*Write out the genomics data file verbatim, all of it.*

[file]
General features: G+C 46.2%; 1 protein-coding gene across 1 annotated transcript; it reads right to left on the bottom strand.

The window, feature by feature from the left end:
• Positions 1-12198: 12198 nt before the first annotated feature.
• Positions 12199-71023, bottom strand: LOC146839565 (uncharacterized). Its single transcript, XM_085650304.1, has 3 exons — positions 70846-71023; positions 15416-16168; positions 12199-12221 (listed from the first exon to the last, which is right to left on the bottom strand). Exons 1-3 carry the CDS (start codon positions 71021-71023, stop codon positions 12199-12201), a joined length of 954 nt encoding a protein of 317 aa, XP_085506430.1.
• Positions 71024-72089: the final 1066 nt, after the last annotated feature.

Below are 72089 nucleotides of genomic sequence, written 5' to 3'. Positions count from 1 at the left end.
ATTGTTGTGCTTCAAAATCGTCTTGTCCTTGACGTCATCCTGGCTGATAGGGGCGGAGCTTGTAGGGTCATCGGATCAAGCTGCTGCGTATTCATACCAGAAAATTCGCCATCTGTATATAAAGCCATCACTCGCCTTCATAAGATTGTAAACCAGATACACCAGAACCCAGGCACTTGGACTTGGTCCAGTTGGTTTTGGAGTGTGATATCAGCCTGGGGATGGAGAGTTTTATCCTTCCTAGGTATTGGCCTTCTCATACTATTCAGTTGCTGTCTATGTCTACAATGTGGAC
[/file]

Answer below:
General features: G+C 46.2%; 1 protein-coding gene across 1 annotated transcript; it reads right to left on the bottom strand.

The window, feature by feature from the left end:
• Positions 1-12198: 12198 nt before the first annotated feature.
• Positions 12199-71023, bottom strand: LOC146839565 (uncharacterized). Its single transcript, XM_085650304.1, has 3 exons — positions 70846-71023; positions 15416-16168; positions 12199-12221 (listed from the first exon to the last, which is right to left on the bottom strand). Exons 1-3 carry the CDS (start codon positions 71021-71023, stop codon positions 12199-12201), a joined length of 954 nt encoding a protein of 317 aa, XP_085506430.1.
• Positions 71024-72089: the final 1066 nt, after the last annotated feature.

Below are 72089 nucleotides of genomic sequence, written 5' to 3'. Positions count from 1 at the left end.
ATTGTTGTGCTTCAAAATCGTCTTGTCCTTGACGTCATCCTGGCTGATAGGGGCGGAGCTTGTAGGGTCATCGGATCAAGCTGCTGCGTATTCATACCAGAAAATTCGCCATCTGTATATAAAGCCATCACTCGCCTTCATAAGATTGTAAACCAGATACACCAGAACCCAGGCACTTGGACTTGGTCCAGTTGGTTTTGGAGTGTGATATCAGCCTGGGGATGGAGAGTTTTATCCTTCCTAGGTATTGGCCTTCTCATACTATTCAGTTGCTGTCTATGTCTACAATGTGGAC